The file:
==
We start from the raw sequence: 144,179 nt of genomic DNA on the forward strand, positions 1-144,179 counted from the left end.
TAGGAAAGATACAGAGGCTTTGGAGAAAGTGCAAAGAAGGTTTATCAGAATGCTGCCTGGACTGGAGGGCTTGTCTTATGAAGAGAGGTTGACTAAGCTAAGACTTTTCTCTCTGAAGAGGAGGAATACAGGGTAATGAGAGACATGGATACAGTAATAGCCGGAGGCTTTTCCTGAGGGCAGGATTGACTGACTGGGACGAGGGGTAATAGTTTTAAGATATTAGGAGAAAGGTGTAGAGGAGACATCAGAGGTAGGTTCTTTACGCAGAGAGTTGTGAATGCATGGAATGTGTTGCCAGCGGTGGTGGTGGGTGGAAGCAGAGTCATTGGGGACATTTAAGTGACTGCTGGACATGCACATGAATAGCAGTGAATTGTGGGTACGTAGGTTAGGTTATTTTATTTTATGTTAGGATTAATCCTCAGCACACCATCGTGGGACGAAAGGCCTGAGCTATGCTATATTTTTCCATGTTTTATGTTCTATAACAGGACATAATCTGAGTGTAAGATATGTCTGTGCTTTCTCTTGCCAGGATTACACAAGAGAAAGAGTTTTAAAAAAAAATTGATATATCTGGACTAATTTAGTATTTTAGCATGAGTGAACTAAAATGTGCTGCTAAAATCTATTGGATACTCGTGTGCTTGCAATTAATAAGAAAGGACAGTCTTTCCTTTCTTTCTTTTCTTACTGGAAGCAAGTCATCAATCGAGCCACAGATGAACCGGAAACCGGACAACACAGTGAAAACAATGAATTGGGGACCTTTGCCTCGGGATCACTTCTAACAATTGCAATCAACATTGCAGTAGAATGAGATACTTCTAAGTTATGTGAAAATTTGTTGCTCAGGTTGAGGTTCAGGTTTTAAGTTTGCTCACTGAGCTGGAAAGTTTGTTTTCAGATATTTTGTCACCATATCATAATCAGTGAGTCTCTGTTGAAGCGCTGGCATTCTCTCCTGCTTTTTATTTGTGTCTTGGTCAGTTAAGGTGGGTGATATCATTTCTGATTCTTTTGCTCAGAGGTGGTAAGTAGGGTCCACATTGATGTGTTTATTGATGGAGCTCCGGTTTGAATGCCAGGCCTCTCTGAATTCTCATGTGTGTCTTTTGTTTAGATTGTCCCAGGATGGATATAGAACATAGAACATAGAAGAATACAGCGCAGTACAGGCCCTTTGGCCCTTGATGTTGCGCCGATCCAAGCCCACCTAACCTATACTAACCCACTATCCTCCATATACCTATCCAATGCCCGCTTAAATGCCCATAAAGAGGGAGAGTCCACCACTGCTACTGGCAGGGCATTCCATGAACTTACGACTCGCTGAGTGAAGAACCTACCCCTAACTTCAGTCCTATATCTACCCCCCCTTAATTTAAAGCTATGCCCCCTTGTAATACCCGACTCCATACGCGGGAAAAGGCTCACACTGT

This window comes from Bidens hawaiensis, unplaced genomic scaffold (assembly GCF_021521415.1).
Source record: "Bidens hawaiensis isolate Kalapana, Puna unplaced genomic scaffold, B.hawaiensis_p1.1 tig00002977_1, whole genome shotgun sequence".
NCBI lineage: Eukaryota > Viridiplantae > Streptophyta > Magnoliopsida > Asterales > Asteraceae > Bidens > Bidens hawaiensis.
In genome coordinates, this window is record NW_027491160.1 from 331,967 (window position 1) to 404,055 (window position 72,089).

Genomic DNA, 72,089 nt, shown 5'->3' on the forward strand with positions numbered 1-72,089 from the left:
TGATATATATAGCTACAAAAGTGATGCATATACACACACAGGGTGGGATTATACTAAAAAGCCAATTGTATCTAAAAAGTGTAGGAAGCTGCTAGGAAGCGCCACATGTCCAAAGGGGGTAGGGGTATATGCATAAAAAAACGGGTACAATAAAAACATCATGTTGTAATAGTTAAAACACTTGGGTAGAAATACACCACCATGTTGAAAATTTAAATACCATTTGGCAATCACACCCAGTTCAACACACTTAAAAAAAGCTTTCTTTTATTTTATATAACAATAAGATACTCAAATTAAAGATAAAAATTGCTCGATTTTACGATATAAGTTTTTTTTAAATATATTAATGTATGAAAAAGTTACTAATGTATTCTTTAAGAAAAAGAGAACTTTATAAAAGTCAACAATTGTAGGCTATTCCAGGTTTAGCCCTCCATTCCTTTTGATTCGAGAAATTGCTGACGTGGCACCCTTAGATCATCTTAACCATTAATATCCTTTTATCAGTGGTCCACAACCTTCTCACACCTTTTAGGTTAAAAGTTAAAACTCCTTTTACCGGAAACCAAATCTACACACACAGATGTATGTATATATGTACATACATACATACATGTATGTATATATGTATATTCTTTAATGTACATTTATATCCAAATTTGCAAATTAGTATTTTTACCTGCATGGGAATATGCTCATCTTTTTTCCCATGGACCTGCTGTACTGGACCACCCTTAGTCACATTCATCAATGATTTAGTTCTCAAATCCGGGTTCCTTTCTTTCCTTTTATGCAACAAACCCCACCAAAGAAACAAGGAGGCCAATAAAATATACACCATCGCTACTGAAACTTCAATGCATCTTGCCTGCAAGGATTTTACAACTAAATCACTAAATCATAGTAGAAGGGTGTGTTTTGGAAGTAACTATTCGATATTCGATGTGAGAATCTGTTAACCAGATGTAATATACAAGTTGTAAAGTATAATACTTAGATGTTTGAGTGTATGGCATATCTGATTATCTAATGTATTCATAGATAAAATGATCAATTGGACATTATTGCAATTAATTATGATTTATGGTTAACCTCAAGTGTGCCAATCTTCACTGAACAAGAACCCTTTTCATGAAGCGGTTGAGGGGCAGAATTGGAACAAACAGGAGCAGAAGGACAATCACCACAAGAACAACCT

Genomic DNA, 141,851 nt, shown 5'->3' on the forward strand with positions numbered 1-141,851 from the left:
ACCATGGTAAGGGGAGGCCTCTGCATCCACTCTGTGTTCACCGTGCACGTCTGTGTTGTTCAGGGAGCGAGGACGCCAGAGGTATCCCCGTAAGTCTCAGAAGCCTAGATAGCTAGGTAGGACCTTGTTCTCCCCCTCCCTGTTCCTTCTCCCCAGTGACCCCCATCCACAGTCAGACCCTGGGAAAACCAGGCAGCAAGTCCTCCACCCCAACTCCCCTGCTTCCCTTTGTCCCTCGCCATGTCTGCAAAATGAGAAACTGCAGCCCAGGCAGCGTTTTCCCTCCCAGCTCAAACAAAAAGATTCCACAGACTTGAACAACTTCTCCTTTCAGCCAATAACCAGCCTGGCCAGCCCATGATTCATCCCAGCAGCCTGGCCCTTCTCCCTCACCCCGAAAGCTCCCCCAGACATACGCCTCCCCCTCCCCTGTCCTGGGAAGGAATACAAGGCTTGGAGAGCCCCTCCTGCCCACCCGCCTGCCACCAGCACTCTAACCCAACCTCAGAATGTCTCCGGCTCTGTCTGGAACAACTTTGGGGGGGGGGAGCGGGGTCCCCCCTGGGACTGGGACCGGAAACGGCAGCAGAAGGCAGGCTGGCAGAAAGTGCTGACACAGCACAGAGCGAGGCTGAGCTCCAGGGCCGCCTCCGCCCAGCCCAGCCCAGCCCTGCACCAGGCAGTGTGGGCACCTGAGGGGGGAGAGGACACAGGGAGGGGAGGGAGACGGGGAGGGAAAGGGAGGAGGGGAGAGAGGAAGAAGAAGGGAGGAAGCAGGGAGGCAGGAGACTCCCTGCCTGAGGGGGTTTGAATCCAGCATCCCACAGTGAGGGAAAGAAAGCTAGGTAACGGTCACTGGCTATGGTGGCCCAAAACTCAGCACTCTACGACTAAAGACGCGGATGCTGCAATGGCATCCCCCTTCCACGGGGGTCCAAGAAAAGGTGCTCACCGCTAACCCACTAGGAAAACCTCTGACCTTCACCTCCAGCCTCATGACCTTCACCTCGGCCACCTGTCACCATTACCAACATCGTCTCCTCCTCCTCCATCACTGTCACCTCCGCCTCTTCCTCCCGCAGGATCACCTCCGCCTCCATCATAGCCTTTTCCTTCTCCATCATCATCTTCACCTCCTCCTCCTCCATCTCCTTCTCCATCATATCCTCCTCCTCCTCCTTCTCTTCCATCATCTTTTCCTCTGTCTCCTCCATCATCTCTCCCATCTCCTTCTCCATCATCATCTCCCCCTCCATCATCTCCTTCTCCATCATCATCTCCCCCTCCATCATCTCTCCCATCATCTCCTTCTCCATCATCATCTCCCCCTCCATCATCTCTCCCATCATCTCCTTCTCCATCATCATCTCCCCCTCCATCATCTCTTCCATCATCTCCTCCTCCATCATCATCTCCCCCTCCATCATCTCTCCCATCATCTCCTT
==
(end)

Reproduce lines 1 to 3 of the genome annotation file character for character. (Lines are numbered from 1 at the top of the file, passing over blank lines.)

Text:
We start from the raw sequence: 144,179 nt of genomic DNA on the forward strand, positions 1-144,179 counted from the left end.
TAGGAAAGATACAGAGGCTTTGGAGAAAGTGCAAAGAAGGTTTATCAGAATGCTGCCTGGACTGGAGGGCTTGTCTTATGAAGAGAGGTTGACTAAGCTAAGACTTTTCTCTCTGAAGAGGAGGAATACAGGGTAATGAGAGACATGGATACAGTAATAGCCGGAGGCTTTTCCTGAGGGCAGGATTGACTGACTGGGACGAGGGGTAATAGTTTTAAGATATTAGGAGAAAGGTGTAGAGGAGACATCAGAGGTAGGTTCTTTACGCAGAGAGTTGTGAATGCATGGAATGTGTTGCCAGCGGTGGTGGTGGGTGGAAGCAGAGTCATTGGGGACATTTAAGTGACTGCTGGACATGCACATGAATAGCAGTGAATTGTGGGTACGTAGGTTAGGTTATTTTATTTTATGTTAGGATTAATCCTCAGCACACCATCGTGGGACGAAAGGCCTGAGCTATGCTATATTTTTCCATGTTTTATGTTCTATAACAGGACATAATCTGAGTGTAAGATATGTCTGTGCTTTCTCTTGCCAGGATTACACAAGAGAAAGAGTTTTAAAAAAAAATTGATATATCTGGACTAATTTAGTATTTTAGCATGAGTGAACTAAAATGTGCTGCTAAAATCTATTGGATACTCGTGTGCTTGCAATTAATAAGAAAGGACAGTCTTTCCTTTCTTTCTTTTCTTACTGGAAGCAAGTCATCAATCGAGCCACAGATGAACCGGAAACCGGACAACACAGTGAAAACAATGAATTGGGGACCTTTGCCTCGGGATCACTTCTAACAATTGCAATCAACATTGCAGTAGAATGAGATACTTCTAAGTTATGTGAAAATTTGTTGCTCAGGTTGAGGTTCAGGTTTTAAGTTTGCTCACTGAGCTGGAAAGTTTGTTTTCAGATATTTTGTCACCATATCATAATCAGTGAGTCTCTGTTGAAGCGCTGGCATTCTCTCCTGCTTTTTATTTGTGTCTTGGTCAGTTAAGGTGGGTGATATCATTTCTGATTCTTTTGCTCAGAGGTGGTAAGTAGGGTCCACATTGATGTGTTTATTGATGGAGCTCCGGTTTGAATGCCAGGCCTCTCTGAATTCTCATGTGTGTCTTTTGTTTAGATTGTCCCAGGATGGATATAGAACATAGAACATAGAAGAATACAGCGCAGTACAGGCCCTTTGGCCCTTGATGTTGCGCCGATCCAAGCCCACCTAACCTATACTAACCCACTATCCTCCATATACCTATCCAATGCCCGCTTAAATGCCCATAAAGAGGGAGAGTCCACCACTGCTACTGGCAGGGCATTCCATGAACTTACGACTCGCTGAGTGAAGAACCTACCCCTAACTTCAGTCCTATATCTACCCCCCCTTAATTTAAAGCTATGCCCCCTTGTAATACCCGACTCCATACGCGGGAAAAGGCTCACACTGT

This window comes from Bidens hawaiensis, unplaced genomic scaffold (assembly GCF_021521415.1).